Perhaps this is a character flaw. Maybe I’ve been sweeping wrong all this time and no one told me.

But with writing, it’s different. I am slicing and dicing the text and then splicing it back together into a semblance of a smoothly flowing narrative. And at each step along the process, doubt is right there with me, a constant companion who questions everything.

I’ve decided that doubt is part of the process as well. I might as well sit him down and make him a cup of tea if he’s going to stay around.

In Praise of Bad Writing

I’ve finally managed to drag my muse out from under the bed where she’s been hiding ever since I got Geoff and Lia’s story back from the beta reader.

Here are three facts about the feedback:

  • The beta reader did a great job. Her feedback pinpointed the areas in the story that felt weak.
  • Her feedback was balanced between good and bad elements of my writing.
  • When I read her feedback, my belief in my ability to write went away and hid for a while.

Funhouse Mirror in the City - panoramioI knew I was being foolish to overreact like that. I did it anyway. I’ve decided that this reaction is part of the process and I’ll just have to accept it. Plus, I need to recognize that this reaction has very little to do with what the beta reader actually said. I apparently have a hearing problem; criticism of my writing is going to be distorted into something monstrous.

What the beta reader actually said: You need to work on areas A, B, and C.

What I heard: You are the worst writer in the history of the planet.

Picswiss SZ-23-15Something inside my head took the perfectly fair, dispassionate, balanced advice that I was offered and turned it upside down and inside out until it was almost unrecognizable.

Maybe it’s a reverse form of egotism. If I can’t be a good writer, then I’m going to immediately rank myself at the opposite end of the spectrum and be the Worst Writer Ever.

All right. Let’s imagine that’s true. In that case, there’s room for improvement. I will aim to be the Second Worst Writer Ever. Move one step up the ladder.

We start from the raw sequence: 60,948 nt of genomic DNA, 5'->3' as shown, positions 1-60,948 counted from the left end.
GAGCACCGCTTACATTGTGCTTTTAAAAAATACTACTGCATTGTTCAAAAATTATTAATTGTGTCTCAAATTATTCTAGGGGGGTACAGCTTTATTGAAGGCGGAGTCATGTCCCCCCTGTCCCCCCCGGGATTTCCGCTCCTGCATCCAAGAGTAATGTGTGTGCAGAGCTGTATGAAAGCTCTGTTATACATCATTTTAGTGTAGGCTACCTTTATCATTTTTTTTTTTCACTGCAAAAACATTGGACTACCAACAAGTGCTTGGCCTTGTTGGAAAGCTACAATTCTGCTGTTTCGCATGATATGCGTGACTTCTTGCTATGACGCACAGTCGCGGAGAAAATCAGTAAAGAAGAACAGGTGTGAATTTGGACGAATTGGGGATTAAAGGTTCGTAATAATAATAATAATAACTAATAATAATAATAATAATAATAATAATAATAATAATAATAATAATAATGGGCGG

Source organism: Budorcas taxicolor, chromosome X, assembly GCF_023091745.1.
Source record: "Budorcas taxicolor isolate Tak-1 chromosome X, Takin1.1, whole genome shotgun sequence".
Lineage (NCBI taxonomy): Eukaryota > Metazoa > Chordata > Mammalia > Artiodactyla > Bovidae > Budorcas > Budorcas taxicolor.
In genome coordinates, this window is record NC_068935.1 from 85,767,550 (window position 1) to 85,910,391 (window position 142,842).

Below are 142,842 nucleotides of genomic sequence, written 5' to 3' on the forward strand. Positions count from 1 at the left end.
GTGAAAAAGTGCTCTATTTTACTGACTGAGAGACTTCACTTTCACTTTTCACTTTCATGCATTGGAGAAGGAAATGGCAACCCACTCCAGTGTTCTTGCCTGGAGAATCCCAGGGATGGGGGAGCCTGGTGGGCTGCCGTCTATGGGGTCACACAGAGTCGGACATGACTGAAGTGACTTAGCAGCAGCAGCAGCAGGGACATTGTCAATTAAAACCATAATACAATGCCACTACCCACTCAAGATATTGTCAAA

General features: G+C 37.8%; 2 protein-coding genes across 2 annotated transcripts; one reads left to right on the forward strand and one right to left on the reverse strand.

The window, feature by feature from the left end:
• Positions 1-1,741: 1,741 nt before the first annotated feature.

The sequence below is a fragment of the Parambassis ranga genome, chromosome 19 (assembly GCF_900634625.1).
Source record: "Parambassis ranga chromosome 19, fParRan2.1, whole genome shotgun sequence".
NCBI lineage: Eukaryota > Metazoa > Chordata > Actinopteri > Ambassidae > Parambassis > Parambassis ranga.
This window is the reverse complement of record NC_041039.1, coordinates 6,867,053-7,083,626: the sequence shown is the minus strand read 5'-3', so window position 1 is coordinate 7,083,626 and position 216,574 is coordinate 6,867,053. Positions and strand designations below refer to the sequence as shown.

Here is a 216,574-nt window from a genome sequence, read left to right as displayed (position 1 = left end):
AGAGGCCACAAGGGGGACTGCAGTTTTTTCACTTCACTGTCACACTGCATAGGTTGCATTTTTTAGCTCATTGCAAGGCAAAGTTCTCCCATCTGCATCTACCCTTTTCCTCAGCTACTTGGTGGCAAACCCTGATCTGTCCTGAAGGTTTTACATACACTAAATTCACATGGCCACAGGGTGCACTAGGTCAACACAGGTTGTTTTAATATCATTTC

I have finally got myself back to work by ignoble means. Bribery. The only way I am going to let myself start working on the Shiny New Story waiting in the wings is to finish smoothing out Sam and Neil’s story and then revising Geoff and Lia’s story.

I have a confession to make: I am the sort of person who reads other people’s diaries. But I only read them if it’s the author is dead and the diary is published. I’ve read Virginia Woolf’s diaries. She used to note down how she felt at different stages of writing a novel and then come back later and compare it to how she felt about the story later. So I’m going to note here that at this moment I think that Samantha and Neil’s story is the worst thing I’ve ever written. When I started writing it, this story was all glitter and stardust. I want to check back in six months or so and see what I think about it then.

It’s hard to finish a story when you think it’s the worst thing you’ve ever done. I don’t want to submit a horrible story to my editor. But considering how my feelings about a story are going to change, I don’t think I’m the best judge of whether my stories are any good or not.

It’s not my job to reject this story. That’s the editor’s job, and she’s very good at it. I’m going to write it as best I can and then let her do her job. My job is to write it and then go on.

Bad writing can lead to good writing.

I really do believe that it’s only through writing The Worst Book Ever that I am going to get better. If I keep writing–and finishing–novels, and if I make it a point to analyze where I’ve gone wrong with each story, then I will get better at this.

You are the only you… There are better writers than me, there are smarter writers than me, there are people who can plot better, but nobody can write a Neil Gaiman story like I can.

-Neil Gaiman